Club member Kevin Anrich said the temporary pitch built in 2012 was constructed with a clay surface and has deteriorated. A new one, he added, would help players avoid injury and create a competitive playing field.
“The surface is a soft surface,” he said. “In cricket, the ball can bounce before it comes to the batter, and that is why we need a surface that is hard. A better surface would be cement and grass.”
A cricket pitch is a 66-foot by 10-foot rectangular playing surface, typically of packed clay or soil. The pitch in Central Community Park is in the center field area of a baseball diamond in the northern portion of the park.
Anrich speculated that the clay was softening and the entire pitch was sinking because of pooling water.
On Jan. 8, Anrich and a group of his teammates went before the Mountain House Community Services District Board of Directors to request help building a new pitch.
He told the board it would cost about $7,813.40 to replace the pitch with a permanent pitch of concrete covered with synthetic turf.
General Manager Janice McClintock told the group the community didn’t have the money for such a project.
The group was advised to talk with the Parks, Recreation and Special Events Committee.
Anrich said Sunday that his group had met with the committee and its chairman, Jim Lamb, who suggested going back to the board to work something out with the general manager.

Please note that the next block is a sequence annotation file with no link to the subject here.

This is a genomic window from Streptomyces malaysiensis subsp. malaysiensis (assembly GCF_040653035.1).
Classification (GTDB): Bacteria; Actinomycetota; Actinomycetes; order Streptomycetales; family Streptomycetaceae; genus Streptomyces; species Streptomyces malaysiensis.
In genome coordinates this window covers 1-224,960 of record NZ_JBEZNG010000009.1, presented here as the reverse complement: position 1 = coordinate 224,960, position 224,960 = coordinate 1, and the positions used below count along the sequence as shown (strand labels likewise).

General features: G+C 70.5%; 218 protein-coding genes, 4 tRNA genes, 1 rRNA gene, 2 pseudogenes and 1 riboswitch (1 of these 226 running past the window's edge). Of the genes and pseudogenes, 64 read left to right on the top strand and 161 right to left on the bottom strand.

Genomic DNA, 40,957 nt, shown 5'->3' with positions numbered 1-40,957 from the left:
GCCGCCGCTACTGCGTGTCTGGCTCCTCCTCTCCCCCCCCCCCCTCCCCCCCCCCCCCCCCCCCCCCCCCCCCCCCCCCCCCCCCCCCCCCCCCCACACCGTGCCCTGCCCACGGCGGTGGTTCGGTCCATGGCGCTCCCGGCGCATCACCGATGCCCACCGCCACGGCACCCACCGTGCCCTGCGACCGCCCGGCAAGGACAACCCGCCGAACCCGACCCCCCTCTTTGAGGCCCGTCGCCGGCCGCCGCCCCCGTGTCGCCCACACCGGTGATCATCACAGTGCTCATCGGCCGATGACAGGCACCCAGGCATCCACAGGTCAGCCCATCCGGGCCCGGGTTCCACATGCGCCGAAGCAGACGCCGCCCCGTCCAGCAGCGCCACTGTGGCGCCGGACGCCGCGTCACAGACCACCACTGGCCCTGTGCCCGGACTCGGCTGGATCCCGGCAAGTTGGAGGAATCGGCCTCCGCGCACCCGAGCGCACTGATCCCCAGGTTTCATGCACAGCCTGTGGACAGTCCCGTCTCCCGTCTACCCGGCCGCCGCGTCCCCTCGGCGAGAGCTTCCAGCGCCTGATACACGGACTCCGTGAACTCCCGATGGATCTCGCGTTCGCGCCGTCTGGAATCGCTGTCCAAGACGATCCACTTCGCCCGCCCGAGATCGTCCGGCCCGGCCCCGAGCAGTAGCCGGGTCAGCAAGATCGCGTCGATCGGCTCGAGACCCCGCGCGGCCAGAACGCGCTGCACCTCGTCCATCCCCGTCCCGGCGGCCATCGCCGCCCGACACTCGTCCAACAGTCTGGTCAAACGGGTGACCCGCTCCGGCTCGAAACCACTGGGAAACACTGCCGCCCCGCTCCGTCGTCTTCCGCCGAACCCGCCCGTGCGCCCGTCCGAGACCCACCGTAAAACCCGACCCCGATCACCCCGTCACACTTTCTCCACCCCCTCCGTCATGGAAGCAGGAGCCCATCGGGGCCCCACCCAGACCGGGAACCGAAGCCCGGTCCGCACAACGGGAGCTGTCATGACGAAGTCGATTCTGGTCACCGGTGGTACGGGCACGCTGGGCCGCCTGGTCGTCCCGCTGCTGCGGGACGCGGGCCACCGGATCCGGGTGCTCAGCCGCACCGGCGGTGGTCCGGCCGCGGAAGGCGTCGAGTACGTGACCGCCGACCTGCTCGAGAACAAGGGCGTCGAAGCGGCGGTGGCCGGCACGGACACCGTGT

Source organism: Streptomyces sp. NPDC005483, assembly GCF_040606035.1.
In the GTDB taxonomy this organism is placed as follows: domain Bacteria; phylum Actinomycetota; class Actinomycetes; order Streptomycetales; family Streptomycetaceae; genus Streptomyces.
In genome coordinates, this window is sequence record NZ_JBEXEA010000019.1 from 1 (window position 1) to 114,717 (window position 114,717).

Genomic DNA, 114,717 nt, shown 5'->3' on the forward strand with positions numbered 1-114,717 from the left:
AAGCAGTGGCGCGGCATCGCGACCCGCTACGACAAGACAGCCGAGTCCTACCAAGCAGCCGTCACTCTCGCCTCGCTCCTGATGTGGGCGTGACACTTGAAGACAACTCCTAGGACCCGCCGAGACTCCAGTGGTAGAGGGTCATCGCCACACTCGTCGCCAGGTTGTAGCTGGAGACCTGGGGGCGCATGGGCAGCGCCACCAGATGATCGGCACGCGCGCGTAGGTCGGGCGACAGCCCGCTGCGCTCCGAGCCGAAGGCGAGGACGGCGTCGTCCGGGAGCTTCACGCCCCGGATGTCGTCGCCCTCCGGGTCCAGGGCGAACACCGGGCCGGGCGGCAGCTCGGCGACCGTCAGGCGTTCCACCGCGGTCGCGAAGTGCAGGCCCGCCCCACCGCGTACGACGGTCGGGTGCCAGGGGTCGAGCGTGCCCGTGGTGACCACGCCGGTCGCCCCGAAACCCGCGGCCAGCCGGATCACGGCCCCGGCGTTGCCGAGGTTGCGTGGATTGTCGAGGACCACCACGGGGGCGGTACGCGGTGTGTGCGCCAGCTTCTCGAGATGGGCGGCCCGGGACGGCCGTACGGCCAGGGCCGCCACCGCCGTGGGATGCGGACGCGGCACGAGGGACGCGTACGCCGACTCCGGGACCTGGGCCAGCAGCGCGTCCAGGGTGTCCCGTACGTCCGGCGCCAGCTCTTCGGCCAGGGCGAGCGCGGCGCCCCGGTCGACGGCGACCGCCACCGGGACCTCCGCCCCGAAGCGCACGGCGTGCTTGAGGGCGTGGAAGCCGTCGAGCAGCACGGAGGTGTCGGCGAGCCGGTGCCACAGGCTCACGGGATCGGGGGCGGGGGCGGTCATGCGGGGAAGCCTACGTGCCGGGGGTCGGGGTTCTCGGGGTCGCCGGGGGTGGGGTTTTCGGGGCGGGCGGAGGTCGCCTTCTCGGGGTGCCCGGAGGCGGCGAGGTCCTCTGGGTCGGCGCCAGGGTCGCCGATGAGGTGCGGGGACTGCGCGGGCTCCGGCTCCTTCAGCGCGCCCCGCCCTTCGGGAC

During a practice Sunday, Jan. 19, in Central Community Park, Anrich demonstrated the poor surface conditions on the existing pitch.
As he ran forward to bowl the ball at a batter, his foot sank a couple of inches into the sandy clay surface.
He said a proper cricket pitch would have a hard surface and not give way during play. Since the pitch began to deteriorate, he said, three players have injured their ankles while throwing the ball.
In addition to risking injury, the group has had to switch to a ball similar to a tennis ball that is able to bounce on the clay surface, in place of a hard, leather-covered cricket ball.
“It makes a big difference,” Anrich said. “The leather ball can be curved, and the tennis ball can’t do it.”
So the players can practice on a hard surface, they have moved their weekly practices to a basketball court at Bethany School, 570 S. Escuela Drive. When they play a game against another club, they use a concrete-and-turf pitch in Tracy at Plasencia Fields on Krohn Road, off Corral Hollow Road and 11th Street.
Anrich said his club was willing to pay for the synthetic surface, at a cost of $2,500, but wanted community officials to authorize the new pitch and pour concrete. He plans to speak at the Feb. 12 board meeting and see what the directors say.
“We’re willing to split the cost,” he said. “We could split the whole project into phases. The city could do one phase and we could do the other phase.”
• Contact Denise Ellen Rizzo at 830-4225 or email@example.com.